Industry analysts project that the aviation industry could see fleet consolidations around the world in the coming years as airlines retire their old planes and strive to cut costs as much as possible. This could prove problematic for new manufacturers like COMAC who will have to convince airlines to trust the dependability of their planes and make massive fleet changes, potentially with less potential for the manufacturers to prove their aeroplanes’ dependability in revenue service. It could also be an issue for Boeing’s 737 program, as airlines may begin moving toward Airbus fleets that passengers may be more willing to fly due to the Boeing 737 MAX’s safety issues.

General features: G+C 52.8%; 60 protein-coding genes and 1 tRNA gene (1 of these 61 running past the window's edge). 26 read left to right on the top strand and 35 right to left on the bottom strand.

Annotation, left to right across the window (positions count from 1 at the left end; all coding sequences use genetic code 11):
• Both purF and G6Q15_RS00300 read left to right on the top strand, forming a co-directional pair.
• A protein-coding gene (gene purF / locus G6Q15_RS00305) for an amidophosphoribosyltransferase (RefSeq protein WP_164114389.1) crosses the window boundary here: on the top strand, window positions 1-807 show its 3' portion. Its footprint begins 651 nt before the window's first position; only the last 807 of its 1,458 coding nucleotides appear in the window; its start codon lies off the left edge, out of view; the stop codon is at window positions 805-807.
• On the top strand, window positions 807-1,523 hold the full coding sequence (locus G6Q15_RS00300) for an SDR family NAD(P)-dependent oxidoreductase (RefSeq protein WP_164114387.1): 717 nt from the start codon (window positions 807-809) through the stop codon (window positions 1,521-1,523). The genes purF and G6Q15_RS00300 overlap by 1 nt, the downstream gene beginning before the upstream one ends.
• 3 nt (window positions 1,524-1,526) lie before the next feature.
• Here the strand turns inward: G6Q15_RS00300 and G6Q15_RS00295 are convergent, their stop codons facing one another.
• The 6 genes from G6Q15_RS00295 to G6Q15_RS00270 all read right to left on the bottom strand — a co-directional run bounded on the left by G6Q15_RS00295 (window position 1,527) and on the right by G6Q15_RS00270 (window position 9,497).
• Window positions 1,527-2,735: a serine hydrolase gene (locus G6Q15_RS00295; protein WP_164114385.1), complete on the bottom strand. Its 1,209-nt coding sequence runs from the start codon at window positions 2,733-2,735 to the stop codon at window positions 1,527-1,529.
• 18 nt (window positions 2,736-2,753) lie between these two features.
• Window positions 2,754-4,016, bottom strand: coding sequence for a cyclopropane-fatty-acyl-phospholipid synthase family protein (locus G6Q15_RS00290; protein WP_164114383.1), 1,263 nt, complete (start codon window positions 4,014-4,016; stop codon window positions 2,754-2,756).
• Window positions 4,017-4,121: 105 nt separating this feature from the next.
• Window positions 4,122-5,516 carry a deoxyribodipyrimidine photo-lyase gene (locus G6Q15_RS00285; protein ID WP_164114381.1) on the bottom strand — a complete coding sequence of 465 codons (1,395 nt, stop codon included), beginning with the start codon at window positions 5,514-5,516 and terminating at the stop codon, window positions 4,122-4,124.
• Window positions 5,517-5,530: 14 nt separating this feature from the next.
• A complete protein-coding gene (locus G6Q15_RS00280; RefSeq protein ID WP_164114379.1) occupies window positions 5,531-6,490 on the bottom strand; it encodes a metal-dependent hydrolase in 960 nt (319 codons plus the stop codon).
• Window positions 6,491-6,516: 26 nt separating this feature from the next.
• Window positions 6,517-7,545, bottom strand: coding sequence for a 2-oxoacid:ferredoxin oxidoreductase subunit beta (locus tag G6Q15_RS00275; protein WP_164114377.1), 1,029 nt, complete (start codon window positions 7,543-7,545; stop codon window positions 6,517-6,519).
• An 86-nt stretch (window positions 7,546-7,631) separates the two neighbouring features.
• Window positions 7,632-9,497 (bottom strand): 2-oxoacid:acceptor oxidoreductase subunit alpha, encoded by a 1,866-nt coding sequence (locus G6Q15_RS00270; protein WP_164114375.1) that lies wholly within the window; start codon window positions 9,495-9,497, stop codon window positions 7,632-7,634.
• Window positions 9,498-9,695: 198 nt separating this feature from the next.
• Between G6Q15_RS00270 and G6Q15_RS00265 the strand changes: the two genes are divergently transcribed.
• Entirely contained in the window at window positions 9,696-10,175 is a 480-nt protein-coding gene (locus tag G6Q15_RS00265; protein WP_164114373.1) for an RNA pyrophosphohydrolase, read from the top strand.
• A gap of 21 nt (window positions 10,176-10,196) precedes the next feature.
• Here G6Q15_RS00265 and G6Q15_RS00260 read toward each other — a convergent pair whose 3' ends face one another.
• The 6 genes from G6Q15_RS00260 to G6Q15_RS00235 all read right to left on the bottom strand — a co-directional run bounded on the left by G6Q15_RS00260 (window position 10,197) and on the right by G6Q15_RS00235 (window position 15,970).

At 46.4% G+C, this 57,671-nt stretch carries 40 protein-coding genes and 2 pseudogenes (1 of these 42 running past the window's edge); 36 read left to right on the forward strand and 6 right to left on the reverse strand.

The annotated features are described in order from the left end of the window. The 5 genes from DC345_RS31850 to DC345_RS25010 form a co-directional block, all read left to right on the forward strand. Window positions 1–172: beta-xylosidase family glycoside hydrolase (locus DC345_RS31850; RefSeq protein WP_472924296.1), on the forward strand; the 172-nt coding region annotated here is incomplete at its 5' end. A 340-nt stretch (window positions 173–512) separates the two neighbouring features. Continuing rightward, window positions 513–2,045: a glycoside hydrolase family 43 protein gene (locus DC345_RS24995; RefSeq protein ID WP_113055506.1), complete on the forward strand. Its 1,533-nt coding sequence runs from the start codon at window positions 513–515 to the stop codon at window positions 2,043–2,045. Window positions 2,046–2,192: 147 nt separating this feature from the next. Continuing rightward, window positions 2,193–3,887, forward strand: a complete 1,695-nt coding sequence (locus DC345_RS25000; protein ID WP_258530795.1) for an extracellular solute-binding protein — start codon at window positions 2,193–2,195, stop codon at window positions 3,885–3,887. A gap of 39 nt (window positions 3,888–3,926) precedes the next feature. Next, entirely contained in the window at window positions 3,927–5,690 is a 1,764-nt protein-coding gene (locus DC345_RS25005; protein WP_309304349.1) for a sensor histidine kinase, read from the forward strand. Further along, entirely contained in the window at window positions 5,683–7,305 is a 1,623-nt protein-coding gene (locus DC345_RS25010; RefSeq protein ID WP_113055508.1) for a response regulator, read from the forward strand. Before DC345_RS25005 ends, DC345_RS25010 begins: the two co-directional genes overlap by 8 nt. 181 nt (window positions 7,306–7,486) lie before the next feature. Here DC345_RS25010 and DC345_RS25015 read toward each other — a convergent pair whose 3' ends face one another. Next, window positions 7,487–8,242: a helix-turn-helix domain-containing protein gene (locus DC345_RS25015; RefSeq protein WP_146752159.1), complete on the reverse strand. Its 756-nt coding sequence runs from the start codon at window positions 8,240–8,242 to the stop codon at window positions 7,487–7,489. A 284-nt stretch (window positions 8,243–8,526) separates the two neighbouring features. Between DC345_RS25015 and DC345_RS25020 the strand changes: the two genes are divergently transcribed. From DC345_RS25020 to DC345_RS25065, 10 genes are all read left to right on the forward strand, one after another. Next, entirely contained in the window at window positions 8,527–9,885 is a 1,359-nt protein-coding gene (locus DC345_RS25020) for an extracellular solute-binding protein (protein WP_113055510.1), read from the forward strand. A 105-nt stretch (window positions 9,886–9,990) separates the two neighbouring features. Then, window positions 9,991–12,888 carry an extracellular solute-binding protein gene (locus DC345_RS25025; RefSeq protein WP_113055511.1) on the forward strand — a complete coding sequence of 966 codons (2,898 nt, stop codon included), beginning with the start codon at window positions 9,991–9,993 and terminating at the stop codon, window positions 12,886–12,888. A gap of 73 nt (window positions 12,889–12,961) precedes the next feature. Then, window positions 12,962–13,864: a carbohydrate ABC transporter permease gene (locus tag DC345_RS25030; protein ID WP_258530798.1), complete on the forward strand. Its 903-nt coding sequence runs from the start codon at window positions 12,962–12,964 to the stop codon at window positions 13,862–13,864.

Retiring old aircraft has benefits besides cutting fuel costs. When airlines retire fleets they have more space to replace them with newer planes that already have counterparts in the airlines’ line-up. This helps airlines to streamline their operations into a select number of aircraft types reducing training and maintenance costs since the airline only needs to train crew and order parts for a small number of aircraft. Worldwide governments start helping the aircraft industry by providing huge funds. This might cover the COVID-19 devastating financial issues, also to purchase and maintain planes. Big airplane manufacturing companies shares may rise corresponding to the orders from airline companies.